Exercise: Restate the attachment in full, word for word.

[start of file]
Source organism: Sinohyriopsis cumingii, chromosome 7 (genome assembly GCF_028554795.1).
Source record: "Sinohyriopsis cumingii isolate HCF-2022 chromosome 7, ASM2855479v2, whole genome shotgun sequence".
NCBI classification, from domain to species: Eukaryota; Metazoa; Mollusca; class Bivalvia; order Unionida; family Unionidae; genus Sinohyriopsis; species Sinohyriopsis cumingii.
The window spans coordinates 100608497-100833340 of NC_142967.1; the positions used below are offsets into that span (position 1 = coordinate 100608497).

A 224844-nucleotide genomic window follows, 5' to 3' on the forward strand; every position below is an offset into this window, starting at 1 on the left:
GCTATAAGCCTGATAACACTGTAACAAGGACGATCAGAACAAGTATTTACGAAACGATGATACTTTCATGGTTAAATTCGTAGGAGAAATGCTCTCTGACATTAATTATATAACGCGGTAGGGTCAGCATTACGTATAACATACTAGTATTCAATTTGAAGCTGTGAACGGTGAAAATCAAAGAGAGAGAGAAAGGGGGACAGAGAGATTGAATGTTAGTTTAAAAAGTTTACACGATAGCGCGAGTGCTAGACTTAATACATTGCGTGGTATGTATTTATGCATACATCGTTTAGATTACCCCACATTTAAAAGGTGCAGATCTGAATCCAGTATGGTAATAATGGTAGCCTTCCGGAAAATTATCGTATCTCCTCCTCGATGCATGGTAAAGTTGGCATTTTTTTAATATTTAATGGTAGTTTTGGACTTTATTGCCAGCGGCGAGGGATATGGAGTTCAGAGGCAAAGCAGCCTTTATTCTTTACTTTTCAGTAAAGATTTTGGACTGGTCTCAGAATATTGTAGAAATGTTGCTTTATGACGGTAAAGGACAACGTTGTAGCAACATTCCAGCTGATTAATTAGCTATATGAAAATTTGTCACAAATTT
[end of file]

Source organism: Sinohyriopsis cumingii, chromosome 7 (genome assembly GCF_028554795.1).
Source record: "Sinohyriopsis cumingii isolate HCF-2022 chromosome 7, ASM2855479v2, whole genome shotgun sequence".
NCBI classification, from domain to species: Eukaryota; Metazoa; Mollusca; class Bivalvia; order Unionida; family Unionidae; genus Sinohyriopsis; species Sinohyriopsis cumingii.
The window spans coordinates 100608497-100833340 of NC_142967.1; the positions used below are offsets into that span (position 1 = coordinate 100608497).

A 224844-nucleotide genomic window follows, 5' to 3' on the forward strand; every position below is an offset into this window, starting at 1 on the left:
GCTATAAGCCTGATAACACTGTAACAAGGACGATCAGAACAAGTATTTACGAAACGATGATACTTTCATGGTTAAATTCGTAGGAGAAATGCTCTCTGACATTAATTATATAACGCGGTAGGGTCAGCATTACGTATAACATACTAGTATTCAATTTGAAGCTGTGAACGGTGAAAATCAAAGAGAGAGAGAAAGGGGGACAGAGAGATTGAATGTTAGTTTAAAAAGTTTACACGATAGCGCGAGTGCTAGACTTAATACATTGCGTGGTATGTATTTATGCATACATCGTTTAGATTACCCCACATTTAAAAGGTGCAGATCTGAATCCAGTATGGTAATAATGGTAGCCTTCCGGAAAATTATCGTATCTCCTCCTCGATGCATGGTAAAGTTGGCATTTTTTTAATATTTAATGGTAGTTTTGGACTTTATTGCCAGCGGCGAGGGATATGGAGTTCAGAGGCAAAGCAGCCTTTATTCTTTACTTTTCAGTAAAGATTTTGGACTGGTCTCAGAATATTGTAGAAATGTTGCTTTATGACGGTAAAGGACAACGTTGTAGCAACATTCCAGCTGATTAATTAGCTATATGAAAATTTGTCACAAATTT